Trustee investment duties: Daniel v Tee

18 / 10 / 2016

Background

The scope of trustees’ investment duties has recently been considered by the High Court in Daniel & Ors v Tee & Ors [2016] EWHC 1538 (ch), with results which will be comforting to professional trustees.

The case concerned solicitor trustees of a family trust established following the unexpected death of a wealthy farmer, in favour of his two then-teenaged children. Many years later the children as adults, Mr and Ms Daniel, brought a claim against the trustees for breach of trust. It was claimed that the trustees had acted imprudently by relying on the investment advice of independent financial advisers which transpired to be incorrect.

Court decision

The High Court found in favour of the trustees. Although, partly as a result of the poor financial advice, the trustees had “adopted an approach which was less balanced and diversified than I [the Judge, Richard Spearman QC] consider many trustees would have thought appropriate“, the trustees had not acted in a way that no reasonable trustee would act.

Referring to the trustees’ delegation of investment decision-making, the Judge stated that, given the complexity of investment choices in the 21st century, the law does not require trustees to personally make each individual investment decision.

The trustees were obliged to “exercise supervision and control over the strategy and pattern of investments“, however. In doing this, it was important that the trustees had considered the adviser’s recommendations critically rather than following them “unthinkingly“.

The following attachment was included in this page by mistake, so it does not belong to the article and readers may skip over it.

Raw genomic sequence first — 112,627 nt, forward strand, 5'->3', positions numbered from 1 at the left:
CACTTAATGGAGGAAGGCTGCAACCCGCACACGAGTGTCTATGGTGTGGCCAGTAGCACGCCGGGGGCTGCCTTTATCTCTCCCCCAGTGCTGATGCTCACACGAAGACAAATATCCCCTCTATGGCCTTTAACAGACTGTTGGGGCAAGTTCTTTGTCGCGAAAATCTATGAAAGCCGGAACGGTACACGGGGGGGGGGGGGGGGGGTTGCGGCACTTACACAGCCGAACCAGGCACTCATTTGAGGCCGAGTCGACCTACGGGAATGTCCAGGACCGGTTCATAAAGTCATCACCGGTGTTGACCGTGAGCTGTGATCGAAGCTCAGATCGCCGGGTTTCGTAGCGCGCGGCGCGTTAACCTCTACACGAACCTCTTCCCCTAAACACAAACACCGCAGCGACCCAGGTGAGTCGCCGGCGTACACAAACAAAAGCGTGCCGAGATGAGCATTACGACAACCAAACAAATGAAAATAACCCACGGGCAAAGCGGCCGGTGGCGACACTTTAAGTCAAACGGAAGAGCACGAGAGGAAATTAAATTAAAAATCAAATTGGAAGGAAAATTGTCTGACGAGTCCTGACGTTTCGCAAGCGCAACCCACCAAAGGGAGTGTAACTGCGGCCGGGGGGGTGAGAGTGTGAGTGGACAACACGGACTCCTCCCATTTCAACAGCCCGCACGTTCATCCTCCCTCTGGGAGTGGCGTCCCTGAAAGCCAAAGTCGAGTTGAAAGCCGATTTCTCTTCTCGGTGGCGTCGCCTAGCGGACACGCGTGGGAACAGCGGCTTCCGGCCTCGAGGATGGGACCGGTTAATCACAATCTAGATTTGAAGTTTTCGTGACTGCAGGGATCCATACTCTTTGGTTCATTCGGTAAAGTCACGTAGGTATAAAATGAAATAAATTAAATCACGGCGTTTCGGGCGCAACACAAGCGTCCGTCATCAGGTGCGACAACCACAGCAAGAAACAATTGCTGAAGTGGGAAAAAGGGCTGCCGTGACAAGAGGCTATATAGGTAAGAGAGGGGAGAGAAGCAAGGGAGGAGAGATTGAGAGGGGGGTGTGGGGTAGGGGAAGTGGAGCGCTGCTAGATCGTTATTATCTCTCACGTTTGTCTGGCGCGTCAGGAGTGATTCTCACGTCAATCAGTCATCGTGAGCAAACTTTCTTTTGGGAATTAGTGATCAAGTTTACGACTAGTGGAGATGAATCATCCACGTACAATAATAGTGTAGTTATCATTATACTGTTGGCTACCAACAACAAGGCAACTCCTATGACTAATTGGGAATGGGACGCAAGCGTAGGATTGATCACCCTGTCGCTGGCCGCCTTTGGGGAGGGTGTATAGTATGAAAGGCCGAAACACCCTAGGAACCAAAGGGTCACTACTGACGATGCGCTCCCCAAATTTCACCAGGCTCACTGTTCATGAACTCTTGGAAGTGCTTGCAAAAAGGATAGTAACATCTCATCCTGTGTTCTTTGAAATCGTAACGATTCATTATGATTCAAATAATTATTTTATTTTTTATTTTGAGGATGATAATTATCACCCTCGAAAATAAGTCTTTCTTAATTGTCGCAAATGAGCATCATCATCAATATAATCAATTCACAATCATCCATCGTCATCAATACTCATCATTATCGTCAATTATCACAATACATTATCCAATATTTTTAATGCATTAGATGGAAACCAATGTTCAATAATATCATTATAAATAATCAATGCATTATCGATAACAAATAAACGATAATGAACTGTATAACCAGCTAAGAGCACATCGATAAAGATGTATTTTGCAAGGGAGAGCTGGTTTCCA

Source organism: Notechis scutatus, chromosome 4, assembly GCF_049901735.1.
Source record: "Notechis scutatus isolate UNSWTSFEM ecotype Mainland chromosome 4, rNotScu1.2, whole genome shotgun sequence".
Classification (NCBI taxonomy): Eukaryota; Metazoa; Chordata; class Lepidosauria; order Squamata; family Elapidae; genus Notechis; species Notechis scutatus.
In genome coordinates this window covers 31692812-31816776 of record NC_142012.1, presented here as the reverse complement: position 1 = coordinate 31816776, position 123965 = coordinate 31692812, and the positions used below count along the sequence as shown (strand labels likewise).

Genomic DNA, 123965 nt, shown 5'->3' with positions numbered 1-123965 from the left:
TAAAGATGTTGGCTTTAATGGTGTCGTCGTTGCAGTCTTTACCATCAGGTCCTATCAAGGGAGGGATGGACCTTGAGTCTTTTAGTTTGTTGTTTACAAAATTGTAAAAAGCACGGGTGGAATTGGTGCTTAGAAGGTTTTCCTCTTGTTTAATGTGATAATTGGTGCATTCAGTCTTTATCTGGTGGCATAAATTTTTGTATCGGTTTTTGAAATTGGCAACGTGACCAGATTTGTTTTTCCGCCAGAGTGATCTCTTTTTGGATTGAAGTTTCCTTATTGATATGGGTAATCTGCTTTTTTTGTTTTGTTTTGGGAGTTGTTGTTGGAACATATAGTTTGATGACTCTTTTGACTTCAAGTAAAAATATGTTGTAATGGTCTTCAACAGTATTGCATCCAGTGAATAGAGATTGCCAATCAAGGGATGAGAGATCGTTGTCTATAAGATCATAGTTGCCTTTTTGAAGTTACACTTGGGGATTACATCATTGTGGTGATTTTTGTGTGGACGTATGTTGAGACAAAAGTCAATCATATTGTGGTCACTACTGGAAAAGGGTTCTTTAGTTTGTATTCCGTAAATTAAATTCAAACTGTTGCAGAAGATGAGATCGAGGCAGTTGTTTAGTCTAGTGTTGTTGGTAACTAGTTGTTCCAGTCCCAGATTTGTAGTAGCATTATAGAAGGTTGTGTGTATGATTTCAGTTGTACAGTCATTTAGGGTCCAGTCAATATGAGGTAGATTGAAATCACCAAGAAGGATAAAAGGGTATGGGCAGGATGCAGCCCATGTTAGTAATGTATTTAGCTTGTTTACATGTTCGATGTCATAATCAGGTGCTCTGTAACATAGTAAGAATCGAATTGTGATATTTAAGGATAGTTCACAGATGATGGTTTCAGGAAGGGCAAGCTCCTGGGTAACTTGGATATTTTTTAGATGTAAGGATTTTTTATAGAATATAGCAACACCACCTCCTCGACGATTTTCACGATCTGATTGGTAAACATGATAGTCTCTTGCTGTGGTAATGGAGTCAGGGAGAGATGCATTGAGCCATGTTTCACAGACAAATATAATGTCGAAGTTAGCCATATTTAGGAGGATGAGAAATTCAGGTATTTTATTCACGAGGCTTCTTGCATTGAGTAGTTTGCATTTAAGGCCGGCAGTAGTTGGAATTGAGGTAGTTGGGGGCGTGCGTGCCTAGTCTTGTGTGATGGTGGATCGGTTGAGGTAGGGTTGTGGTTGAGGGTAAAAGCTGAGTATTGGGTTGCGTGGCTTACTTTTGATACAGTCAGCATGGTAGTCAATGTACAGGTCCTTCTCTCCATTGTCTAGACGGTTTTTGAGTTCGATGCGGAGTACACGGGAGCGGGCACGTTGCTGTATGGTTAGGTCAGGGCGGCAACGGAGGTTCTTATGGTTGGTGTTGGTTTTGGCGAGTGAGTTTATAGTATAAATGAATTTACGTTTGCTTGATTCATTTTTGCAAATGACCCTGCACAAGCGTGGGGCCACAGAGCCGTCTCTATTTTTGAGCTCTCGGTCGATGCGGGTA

The Judge also considered that, had there been a breach of trust, it would be difficult for the claimants to demonstrate that the breach had caused loss in the value of the investments. To prove liability, the claimants would have the onerous task of showing first that the trustees’ investment choices were imprudent to the extent that they had breached their duties as trustees, and second that they would have been measurably better off if suitably prudent choices had been made. As to whether a decision was prudent, this should be considered in light of the economic context at the time rather than with the benefit of hindsight.

Claim for loss for imprudent investment

If a claim for loss due to a trustee’s imprudent investment were successful, the Judge in Daniel v Tee considered that the measure of compensation would be the difference between the claimant’s actual position and the “prudent investment” scenario. It would only be appropriate to measure fair compensation by reference to the performance of an index where the trustees had “misunderstood or misapplied their investment powers in some radical way“.

Investment duties of Pension Scheme Trustees

Trustees’ investment duties are a hotter topic than ever in the context of pension schemes. The Pensions Regulator (tPR) published a new Code of Practice for trustees of defined contribution schemes and a set of guidelines in July this year, including the Guide to Investment Governance. A DB scheme investment strategy publication is expected from tPR later in 2016.

Trustees of UK pension schemes will need to take care that, particularly if delegating their investment duties or relying on third party advice, they are complying with their statutory duties under the Pensions Act 1995, their scheme’s trust deed and rules, and the relevant tPR Code of Practice. It is important to remember that pension scheme trustees cannot exclude liability for negligence in relation to exercising their investment function (section 33, Pensions Act 1995). However, Daniel v Tee demonstrates that the Courts do not expect trustees to be omniscient in the investment sphere and in our view this applies just as much to trustees of pension schemes as to the family trust in Daniel v Tee.